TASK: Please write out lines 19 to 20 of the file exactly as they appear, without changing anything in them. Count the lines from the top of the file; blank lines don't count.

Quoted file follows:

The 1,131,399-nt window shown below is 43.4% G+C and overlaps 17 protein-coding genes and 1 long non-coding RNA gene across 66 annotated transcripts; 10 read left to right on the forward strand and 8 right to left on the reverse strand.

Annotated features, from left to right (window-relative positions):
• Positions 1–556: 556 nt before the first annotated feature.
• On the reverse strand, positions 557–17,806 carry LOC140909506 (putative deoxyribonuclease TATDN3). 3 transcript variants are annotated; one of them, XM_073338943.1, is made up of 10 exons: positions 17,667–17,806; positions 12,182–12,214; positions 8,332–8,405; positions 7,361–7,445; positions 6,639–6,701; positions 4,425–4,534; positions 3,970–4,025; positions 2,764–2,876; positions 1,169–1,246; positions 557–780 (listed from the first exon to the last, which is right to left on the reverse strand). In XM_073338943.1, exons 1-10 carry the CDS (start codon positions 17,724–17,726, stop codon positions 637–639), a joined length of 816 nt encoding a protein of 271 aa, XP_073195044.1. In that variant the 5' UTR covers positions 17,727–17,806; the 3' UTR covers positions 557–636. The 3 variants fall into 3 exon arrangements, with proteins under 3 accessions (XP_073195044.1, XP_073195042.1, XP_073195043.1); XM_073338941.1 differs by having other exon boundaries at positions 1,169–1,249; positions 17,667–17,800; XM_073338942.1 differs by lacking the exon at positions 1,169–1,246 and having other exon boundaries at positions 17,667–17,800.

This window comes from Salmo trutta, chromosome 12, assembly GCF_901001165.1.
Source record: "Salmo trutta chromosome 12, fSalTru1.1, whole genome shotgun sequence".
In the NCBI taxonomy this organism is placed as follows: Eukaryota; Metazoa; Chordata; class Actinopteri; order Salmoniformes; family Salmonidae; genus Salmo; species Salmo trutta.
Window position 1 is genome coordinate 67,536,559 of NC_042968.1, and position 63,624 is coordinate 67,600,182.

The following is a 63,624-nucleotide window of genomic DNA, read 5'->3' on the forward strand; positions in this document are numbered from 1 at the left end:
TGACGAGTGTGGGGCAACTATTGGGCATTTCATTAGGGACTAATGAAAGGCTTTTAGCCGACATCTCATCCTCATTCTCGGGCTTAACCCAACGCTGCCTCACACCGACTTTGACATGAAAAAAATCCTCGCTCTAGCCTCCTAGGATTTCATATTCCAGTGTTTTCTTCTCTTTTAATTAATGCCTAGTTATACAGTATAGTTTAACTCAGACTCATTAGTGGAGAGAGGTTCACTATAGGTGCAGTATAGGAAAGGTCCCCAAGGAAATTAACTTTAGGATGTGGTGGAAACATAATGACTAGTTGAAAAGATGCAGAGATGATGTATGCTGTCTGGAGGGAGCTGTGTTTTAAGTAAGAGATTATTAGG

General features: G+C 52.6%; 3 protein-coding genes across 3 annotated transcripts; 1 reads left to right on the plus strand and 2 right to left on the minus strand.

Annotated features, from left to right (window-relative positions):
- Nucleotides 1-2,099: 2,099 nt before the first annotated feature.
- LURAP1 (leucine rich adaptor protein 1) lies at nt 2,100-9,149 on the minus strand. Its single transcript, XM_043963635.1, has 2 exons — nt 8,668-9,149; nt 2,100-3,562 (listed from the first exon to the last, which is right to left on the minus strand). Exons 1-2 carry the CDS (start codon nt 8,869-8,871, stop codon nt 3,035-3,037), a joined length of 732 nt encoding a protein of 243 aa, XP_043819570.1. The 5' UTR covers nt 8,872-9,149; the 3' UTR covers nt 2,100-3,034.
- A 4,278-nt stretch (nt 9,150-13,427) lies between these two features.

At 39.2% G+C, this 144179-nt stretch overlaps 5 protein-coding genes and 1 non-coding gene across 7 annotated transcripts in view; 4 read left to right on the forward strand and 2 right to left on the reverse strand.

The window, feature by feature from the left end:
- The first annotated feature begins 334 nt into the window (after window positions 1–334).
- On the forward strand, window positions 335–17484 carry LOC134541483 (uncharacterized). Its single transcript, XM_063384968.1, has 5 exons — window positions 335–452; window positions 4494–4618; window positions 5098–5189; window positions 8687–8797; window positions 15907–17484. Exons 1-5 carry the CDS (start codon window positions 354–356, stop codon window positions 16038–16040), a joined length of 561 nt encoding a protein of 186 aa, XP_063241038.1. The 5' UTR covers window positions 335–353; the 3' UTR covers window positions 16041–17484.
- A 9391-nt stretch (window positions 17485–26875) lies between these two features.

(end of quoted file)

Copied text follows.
- On the forward strand, window positions 335–17484 carry LOC134541483 (uncharacterized). Its single transcript, XM_063384968.1, has 5 exons — window positions 335–452; window positions 4494–4618; window positions 5098–5189; window positions 8687–8797; window positions 15907–17484. Exons 1-5 carry the CDS (start codon window positions 354–356, stop codon window positions 16038–16040), a joined length of 561 nt encoding a protein of 186 aa, XP_063241038.1. The 5' UTR covers window positions 335–353; the 3' UTR covers window positions 16041–17484.
- A 9391-nt stretch (window positions 17485–26875) lies between these two features.